Facts about Celiac Disease and Filing for Disability

These selected pages answer some of the most basic, but also some of the most important, questions for individuals who are considering filing a claim for disability benefits.

  • How to apply for disability and the information that Social Security needs

  • Who will qualify for disability and what qualifying is based on

  • Requirements for disability - Qualifications Criteria for SSD and SSI

  • How to Prove you are disabled and win your disability benefits

  • Facts about the condition

    1. Celiac disease is an inherited small intestine immune reaction to eating protein gluten. Intestinal damage and nutrient malabsorption can occur due to the autoimmune disease.

    2. The most common signs of celiac disease are bloating, abdominal pain, abdominal distention, mouth ulcers, fatigue and diarrhea, although symptoms can range from person to person, and are dependent upon the amount of intestinal damage and whether or not the sufferer is experiencing nutrient malabsorption.

    3. There is no cure for celiac disease. The only treatment known is a strict gluten-free diet. Thankfully for those with celiac disease, many restaurants and grocery stores now offer gluten-free options.

    4. Gluten is found in barley, rye, wheat ' and many grass related grains. Bagels, pizza dough, breads, and many fake vegetarian meats are made from gluten. Many other foods and drinks, such as oats, wine and anything with glucose syrup, also contain gluten.

    5. Those with celiac disease must be extra careful not to ingest gluten, or use any products with gluten. This means they must also check ingredients and processing details for over-the-counter medications, prescription medicines, cosmetics and other products that are ingested or go on their skin.

    6. Many with celiac disease experience dramatic weight loss and anemia, due to the malabsorption of minerals and nutrients. The most common vitamins that are unable to be absorbed due to celiac disease are vitamins D, E, K, and A.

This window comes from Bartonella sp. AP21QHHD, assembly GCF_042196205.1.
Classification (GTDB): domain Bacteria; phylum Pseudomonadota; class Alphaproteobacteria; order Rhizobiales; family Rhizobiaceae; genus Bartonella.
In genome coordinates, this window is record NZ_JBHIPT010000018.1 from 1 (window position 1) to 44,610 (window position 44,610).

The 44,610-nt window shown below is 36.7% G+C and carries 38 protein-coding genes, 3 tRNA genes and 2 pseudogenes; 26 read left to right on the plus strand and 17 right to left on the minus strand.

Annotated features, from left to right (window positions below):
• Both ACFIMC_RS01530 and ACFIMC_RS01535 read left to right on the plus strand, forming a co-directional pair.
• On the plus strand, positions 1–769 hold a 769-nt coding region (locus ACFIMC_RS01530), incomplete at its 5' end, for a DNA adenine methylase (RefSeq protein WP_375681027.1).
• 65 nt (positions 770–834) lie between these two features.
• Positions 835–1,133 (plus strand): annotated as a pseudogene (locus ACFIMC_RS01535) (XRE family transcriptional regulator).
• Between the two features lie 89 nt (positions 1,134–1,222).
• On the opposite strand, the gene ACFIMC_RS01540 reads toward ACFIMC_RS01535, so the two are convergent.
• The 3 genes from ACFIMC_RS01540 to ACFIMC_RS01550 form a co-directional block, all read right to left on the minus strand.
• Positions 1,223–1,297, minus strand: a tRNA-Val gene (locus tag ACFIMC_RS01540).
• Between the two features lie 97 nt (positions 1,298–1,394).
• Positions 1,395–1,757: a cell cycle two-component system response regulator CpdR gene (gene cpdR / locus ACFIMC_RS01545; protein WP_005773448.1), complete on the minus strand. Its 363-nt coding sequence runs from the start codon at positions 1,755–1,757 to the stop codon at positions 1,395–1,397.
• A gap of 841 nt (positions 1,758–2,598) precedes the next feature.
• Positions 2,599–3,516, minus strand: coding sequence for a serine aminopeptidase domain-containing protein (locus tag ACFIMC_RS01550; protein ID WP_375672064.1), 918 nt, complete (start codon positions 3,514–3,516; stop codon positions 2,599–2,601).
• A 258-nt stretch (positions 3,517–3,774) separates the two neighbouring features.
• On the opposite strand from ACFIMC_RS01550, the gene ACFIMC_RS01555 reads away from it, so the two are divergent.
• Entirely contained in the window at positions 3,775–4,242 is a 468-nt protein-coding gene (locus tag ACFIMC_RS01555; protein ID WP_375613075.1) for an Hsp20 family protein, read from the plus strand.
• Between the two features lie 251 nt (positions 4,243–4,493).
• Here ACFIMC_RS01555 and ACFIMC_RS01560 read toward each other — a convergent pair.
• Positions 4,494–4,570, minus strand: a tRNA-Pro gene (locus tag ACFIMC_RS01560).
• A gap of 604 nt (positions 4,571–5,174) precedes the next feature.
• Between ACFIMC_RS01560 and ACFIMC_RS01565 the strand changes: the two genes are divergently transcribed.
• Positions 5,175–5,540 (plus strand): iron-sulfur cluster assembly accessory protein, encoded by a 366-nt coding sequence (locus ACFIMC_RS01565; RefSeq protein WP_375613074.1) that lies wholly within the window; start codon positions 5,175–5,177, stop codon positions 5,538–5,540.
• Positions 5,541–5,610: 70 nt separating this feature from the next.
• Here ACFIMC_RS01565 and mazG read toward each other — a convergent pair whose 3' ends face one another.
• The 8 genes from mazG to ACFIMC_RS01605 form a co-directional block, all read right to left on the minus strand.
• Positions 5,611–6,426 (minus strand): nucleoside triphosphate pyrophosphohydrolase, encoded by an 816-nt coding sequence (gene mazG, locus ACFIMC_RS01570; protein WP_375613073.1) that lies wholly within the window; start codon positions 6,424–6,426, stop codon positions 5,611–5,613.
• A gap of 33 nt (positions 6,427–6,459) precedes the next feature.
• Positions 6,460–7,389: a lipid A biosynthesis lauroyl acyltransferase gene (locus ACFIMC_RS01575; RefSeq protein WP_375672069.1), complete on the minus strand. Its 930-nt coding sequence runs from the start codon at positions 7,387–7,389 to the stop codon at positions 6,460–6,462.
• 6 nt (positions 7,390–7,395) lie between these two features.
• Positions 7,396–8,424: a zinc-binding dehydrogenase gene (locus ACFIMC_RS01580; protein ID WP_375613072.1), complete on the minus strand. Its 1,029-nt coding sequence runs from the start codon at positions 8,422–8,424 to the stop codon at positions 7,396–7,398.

7. Although celiac disease is thought to be genetic, the cause is unknown. The disease can occur at any time in one's life. Infants may develop the disease, but some may not experience celiac disease, or know that they are experiencing celiac disease, until late adulthood.

    8. Antibody tests can help determine whether one has celiac disease. These tests may be followed by genetic testing, endoscopy, blood work or a biopsy.

    9. Although celiac can be treated by abstaining from gluten products, it is not a disease to be taken lightly. If sufferers continue to eat gluten products they are at risk for osteoporosis, autoimmune disorders, miscarriage, intestinal cancers and infertility, to name a few. Untreated it can be life-threatening.

    Qualifying for disability benefits with this condition

    Whether or not you qualify for disability and, as a result, are approved for disability benefits will depend entirely on the information obtained from your medical records.

    This includes whatever statements and treatment notes that may have been obtained from your treating physician (a doctor who has a history of treating your condition and is, therefore, qualified to comment as to your condition and prognosis). It also includes discharge summaries from hospital stays, reports of imaging studies (such as xrays, MRIs, and CT scans) and lab panels (i.e. bloodwork) as well as reports from physical therapy.